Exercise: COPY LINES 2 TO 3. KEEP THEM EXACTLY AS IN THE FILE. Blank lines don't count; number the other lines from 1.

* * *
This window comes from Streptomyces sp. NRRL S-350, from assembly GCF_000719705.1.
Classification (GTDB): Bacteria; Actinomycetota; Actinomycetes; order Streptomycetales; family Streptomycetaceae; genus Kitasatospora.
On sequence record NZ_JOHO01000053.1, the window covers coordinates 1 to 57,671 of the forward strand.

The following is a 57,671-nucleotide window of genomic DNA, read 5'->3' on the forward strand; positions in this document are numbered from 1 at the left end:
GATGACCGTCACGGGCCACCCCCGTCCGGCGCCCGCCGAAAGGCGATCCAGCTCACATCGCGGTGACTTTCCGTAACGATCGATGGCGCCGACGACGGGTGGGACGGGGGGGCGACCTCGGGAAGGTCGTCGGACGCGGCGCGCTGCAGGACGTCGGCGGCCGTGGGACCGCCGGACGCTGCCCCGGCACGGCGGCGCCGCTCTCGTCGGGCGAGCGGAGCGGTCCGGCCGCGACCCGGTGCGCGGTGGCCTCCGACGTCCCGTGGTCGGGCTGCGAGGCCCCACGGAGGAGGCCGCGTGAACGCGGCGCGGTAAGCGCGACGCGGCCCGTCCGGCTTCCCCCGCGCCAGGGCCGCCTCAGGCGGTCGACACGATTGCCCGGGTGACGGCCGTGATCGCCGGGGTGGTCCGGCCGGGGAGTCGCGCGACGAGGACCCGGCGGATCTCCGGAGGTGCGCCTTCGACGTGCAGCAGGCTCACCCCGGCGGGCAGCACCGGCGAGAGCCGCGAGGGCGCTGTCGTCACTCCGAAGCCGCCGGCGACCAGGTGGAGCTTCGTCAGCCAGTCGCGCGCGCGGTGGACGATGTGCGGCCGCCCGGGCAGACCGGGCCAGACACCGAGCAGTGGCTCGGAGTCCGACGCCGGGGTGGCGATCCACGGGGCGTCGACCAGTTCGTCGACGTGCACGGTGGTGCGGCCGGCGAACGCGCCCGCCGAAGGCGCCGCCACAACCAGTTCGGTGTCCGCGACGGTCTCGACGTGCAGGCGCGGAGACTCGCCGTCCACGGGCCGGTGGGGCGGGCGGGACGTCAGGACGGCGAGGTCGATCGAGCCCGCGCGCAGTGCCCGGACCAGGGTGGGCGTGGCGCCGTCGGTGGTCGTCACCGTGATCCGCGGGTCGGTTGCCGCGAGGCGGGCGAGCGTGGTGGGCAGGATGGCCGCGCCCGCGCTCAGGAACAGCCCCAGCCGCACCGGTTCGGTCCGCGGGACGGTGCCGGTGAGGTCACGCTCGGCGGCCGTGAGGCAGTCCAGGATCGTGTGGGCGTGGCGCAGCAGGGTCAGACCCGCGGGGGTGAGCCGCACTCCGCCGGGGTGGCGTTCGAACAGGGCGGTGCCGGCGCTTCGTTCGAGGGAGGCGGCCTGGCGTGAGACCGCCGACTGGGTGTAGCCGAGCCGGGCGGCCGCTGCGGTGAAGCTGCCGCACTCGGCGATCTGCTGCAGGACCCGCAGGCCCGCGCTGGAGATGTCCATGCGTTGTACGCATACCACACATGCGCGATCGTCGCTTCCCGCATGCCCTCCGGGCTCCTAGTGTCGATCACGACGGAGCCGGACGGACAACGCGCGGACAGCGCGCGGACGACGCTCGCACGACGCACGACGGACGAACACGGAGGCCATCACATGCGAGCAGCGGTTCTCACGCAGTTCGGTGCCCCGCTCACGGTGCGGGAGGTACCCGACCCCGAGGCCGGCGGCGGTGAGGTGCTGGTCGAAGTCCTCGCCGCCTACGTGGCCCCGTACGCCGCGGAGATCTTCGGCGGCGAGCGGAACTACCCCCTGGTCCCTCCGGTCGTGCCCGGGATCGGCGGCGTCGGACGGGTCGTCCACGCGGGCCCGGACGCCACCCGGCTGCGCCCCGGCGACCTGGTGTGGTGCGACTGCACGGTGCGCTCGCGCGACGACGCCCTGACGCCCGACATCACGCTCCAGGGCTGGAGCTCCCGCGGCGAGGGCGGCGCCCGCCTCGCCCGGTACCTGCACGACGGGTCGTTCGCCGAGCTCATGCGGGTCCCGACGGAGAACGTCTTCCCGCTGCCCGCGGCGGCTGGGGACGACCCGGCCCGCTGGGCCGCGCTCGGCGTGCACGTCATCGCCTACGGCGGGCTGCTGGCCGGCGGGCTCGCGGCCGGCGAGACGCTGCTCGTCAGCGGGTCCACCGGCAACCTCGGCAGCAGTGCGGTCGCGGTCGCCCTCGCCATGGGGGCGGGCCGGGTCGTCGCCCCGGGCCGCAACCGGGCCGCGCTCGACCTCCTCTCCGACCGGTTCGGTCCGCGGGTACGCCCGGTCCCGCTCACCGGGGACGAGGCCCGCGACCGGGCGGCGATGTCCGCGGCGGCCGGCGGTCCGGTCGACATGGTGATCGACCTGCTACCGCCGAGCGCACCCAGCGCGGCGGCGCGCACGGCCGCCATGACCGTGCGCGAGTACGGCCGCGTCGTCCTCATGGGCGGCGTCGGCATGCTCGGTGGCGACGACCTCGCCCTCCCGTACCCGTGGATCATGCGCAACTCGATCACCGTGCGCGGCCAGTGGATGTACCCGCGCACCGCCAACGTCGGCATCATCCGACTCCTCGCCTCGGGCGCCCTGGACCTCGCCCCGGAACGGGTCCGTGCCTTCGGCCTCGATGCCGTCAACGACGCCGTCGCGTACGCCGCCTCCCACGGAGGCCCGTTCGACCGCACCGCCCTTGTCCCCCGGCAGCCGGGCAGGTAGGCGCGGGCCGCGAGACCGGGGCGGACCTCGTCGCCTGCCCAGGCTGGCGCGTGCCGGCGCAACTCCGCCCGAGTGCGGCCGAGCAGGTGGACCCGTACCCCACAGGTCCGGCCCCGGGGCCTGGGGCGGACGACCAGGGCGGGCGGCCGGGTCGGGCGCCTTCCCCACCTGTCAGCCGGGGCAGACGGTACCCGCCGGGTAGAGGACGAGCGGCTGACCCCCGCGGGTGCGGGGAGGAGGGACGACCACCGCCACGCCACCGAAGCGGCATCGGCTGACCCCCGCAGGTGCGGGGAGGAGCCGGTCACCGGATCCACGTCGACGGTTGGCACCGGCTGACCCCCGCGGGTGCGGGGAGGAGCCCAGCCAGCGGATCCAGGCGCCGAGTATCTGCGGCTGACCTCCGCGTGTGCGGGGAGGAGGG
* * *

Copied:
Classification (GTDB): Bacteria; Actinomycetota; Actinomycetes; order Streptomycetales; family Streptomycetaceae; genus Kitasatospora.
On sequence record NZ_JOHO01000053.1, the window covers coordinates 1 to 57,671 of the forward strand.